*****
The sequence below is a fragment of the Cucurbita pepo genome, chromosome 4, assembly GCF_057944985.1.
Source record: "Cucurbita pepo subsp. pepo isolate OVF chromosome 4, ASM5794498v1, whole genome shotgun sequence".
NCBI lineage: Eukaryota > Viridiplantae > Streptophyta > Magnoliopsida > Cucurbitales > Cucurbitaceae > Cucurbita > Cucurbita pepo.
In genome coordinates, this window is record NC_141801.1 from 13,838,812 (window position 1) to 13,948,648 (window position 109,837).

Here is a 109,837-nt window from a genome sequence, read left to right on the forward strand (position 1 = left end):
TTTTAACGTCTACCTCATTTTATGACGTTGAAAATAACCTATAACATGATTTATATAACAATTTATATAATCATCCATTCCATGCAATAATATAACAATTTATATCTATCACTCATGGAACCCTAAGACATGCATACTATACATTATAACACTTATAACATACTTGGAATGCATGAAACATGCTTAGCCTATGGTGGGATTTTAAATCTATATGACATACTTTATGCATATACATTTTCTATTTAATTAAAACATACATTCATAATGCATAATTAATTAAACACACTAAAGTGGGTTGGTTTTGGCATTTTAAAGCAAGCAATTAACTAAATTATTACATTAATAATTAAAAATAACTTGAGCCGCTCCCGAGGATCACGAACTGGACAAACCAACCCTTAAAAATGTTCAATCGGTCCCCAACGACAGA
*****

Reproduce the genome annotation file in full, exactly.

The sequence below is a fragment of the Cucurbita pepo genome, chromosome 4, assembly GCF_057944985.1.
Source record: "Cucurbita pepo subsp. pepo isolate OVF chromosome 4, ASM5794498v1, whole genome shotgun sequence".
NCBI lineage: Eukaryota > Viridiplantae > Streptophyta > Magnoliopsida > Cucurbitales > Cucurbitaceae > Cucurbita > Cucurbita pepo.
In genome coordinates, this window is record NC_141801.1 from 13,838,812 (window position 1) to 13,948,648 (window position 109,837).

Here is a 109,837-nt window from a genome sequence, read left to right on the forward strand (position 1 = left end):
TTTTAACGTCTACCTCATTTTATGACGTTGAAAATAACCTATAACATGATTTATATAACAATTTATATAATCATCCATTCCATGCAATAATATAACAATTTATATCTATCACTCATGGAACCCTAAGACATGCATACTATACATTATAACACTTATAACATACTTGGAATGCATGAAACATGCTTAGCCTATGGTGGGATTTTAAATCTATATGACATACTTTATGCATATACATTTTCTATTTAATTAAAACATACATTCATAATGCATAATTAATTAAACACACTAAAGTGGGTTGGTTTTGGCATTTTAAAGCAAGCAATTAACTAAATTATTACATTAATAATTAAAAATAACTTGAGCCGCTCCCGAGGATCACGAACTGGACAAACCAACCCTTAAAAATGTTCAATCGGTCCCCAACGACAGA